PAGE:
Most of the beef I eat is grass fed for a host of reasons. But when it comes to corn fed beef, I have often wondered if it's any better/worse than the beef of conventionally fed cows that get all sorts of other grains in their diet.
Corn fed beef is usually much more pink in color, and tastes a little sweeter. It's very popular with the Irish for some reason. Also, it is my understanding that Pastrami is often made from seasoned corn fed beef.
I know this might sound like the old cliche... which is worse? getting stabbed in the eye with an ice pick or having your left leg severed at the thighbone with a saw blade (i.e. the lesser of 2 evilz) but that's not really what I'm after with this question.
Is there anything notable about corned beef specifically that is better/worse than standard grain fed beef?
Is eating a couple slices of otherwise qualifying pastrami meat any different than eating a couple slices of non grass fed roast beef?
asked byJack_Kronk (18472)
Get FREE instant access to our Paleo For Beginners Guide & 15 FREE Recipes!
on June 27, 2011
at 08:31 PM
To clarify. It seems you may be confusing 'corned beef' with 'corn-fed beef? If so, just to be clear: The term 'corned beef' has NOTHING to do with the food-grain known as corn. The term 'corned-beef' is an old term and the 'corn' that the term refers to is actually the salt or "corns of salt" or "grains of salt" that the meat is treated with. BTW, although it is not common (yet) both corned-beef and pastrami can be prepared/made from grass-fed beef. Cheers.
on June 27, 2011
at 10:25 PM
I'm also curious about this (since the corn-fed vs corned beef nomenclature has been resolved). "Ontario corn fed beef" is touted as being superior to "regular" beef in our grocery stores.
Is it, in terms of paleo nutrition?
on June 27, 2011
at 07:25 PM
Corn goes undigested because it is a grain and therefore not in sync with the cow's biology. It breeds higher populations of the lethal strands of ecoli bacteria in the cow's colon.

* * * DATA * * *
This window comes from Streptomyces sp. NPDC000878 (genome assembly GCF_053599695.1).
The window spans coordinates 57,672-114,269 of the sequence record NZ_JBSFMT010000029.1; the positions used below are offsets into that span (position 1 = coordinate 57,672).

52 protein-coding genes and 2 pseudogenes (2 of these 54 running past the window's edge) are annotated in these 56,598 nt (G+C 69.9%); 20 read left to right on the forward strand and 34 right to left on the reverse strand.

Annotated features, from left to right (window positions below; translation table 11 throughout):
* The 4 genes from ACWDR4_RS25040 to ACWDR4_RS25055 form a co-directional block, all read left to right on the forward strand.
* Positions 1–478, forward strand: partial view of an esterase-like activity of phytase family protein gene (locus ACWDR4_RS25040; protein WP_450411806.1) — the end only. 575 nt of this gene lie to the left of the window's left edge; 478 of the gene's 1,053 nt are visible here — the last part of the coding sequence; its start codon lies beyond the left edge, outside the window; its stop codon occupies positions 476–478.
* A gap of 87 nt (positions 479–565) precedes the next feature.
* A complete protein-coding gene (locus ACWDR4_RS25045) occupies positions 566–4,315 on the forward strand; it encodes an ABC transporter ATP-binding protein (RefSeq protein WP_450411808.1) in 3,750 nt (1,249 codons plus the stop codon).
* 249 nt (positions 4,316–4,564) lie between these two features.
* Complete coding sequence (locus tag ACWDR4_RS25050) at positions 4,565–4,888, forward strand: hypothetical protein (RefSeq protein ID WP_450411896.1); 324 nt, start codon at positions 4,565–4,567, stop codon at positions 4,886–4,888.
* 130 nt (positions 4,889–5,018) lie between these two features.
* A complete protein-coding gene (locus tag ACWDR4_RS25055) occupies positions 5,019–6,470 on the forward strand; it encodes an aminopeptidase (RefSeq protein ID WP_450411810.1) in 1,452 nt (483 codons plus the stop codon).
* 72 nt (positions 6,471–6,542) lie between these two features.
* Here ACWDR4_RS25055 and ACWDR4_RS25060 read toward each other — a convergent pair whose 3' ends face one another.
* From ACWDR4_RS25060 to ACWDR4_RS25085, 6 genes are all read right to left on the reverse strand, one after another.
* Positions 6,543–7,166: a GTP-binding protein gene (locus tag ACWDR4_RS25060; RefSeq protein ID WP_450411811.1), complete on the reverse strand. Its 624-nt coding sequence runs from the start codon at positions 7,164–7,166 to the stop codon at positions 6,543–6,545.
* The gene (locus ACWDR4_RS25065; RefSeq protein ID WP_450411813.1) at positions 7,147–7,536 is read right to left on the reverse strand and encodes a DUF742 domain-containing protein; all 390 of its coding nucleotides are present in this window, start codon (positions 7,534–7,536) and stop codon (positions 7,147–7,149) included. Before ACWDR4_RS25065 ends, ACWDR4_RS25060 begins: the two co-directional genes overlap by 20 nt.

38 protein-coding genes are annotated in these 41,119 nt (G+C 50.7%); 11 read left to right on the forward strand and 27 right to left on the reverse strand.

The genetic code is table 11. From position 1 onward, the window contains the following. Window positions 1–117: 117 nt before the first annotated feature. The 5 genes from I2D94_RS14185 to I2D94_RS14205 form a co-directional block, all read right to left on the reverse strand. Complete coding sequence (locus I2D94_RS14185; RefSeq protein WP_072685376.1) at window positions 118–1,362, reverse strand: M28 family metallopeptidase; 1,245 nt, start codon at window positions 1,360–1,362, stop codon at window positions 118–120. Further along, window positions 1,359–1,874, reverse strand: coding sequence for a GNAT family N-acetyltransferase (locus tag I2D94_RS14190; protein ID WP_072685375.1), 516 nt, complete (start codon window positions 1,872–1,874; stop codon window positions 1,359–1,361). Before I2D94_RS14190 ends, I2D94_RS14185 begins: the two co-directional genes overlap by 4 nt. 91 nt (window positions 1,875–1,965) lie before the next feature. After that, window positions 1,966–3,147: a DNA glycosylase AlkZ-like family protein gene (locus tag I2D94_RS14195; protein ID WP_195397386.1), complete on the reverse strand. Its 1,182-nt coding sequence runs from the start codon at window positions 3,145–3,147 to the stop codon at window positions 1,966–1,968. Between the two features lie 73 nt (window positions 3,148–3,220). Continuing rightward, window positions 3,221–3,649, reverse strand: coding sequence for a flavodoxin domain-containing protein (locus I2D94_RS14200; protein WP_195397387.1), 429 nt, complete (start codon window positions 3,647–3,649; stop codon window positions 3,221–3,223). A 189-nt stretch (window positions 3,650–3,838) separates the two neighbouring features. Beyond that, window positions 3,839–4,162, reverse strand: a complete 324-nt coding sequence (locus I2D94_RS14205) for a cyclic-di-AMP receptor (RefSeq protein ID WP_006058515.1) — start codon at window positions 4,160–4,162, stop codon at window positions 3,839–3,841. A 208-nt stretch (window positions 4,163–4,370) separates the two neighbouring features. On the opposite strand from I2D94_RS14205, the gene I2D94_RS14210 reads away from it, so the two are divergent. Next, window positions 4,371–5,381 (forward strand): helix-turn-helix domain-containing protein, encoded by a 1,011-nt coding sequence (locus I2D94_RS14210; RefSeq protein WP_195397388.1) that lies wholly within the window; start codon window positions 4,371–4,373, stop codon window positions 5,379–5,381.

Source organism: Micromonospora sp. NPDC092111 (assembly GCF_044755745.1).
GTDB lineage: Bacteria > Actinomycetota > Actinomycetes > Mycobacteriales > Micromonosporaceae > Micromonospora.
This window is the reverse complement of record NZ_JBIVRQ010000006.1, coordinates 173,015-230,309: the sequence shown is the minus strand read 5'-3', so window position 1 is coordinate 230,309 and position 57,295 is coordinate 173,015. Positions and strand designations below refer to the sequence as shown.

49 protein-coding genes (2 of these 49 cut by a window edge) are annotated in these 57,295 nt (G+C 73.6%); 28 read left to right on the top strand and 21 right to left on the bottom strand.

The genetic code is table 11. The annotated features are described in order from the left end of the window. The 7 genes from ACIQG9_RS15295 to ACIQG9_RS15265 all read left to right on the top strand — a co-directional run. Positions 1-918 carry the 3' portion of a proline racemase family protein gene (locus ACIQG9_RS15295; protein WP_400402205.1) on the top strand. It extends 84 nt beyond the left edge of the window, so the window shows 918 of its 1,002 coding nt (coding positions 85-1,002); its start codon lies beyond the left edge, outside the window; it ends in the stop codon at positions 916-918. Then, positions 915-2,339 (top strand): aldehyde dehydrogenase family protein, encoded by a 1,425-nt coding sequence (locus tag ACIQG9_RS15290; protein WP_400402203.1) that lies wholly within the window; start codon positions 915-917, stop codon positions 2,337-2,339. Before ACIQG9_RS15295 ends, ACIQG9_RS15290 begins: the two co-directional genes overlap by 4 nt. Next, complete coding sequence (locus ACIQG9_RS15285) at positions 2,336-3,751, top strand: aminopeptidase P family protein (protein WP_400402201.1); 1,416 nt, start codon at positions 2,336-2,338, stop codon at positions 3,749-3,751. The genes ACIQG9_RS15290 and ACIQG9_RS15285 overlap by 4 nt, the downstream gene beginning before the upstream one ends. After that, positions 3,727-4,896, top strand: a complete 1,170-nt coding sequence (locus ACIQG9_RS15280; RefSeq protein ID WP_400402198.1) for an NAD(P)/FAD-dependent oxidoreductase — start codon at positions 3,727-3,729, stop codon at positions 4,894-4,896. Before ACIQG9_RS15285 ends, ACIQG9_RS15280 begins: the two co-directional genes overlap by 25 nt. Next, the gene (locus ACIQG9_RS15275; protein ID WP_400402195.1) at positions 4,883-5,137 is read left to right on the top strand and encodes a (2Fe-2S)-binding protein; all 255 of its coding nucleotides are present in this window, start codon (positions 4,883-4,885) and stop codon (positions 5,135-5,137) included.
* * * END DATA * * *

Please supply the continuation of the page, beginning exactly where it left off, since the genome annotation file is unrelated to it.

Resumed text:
I think breeding ecoli should be made illegal.
If some Ma and Pa shop were breeding a lethal virus or bacteria, it could be used for biological warfare and their operation would get shut down faster than you can say "terrorist".
on February 07, 2013
at 09:33 PM
This article spells it out quite nicely, and here is a quote:
"Essentially, when a cow is eating grains instead of grass, its body is failing. It may be piling on the pounds but its stores of substances vital to life and well being are being used up at a rate that neither this unnatural food or artificial foods can even hope to counter balance."
on November 10, 2012
at 01:48 AM
I know one thing about the difference between eating grass fed animals to eating grain fed animals - my reaction to the grain fed meat is not good.
I get the same reactions when I eat grain fed beef and chicken as if I had eaten gluten, which is a painful back and stomach during the ensuing night.
Grass fed meats seems to be a lot tougher (not tender) here in Australia but it's better than eating meat that is unnaturally raised using grains to feed the animal.
If the bacteria found in grain fed animals faeces is really different (studies can confirm this) to those animals that eat grass then what does that say? It's like us when we eat a whole lot of carbs. Unbeneficial bacteria proliferate because of the amount of food they are getting. That's why so many of todays diseases are stemming coming from the gut.
So how can an animals be healthy with this huge change of diet? Crazy to think they could be really knowing what we know now.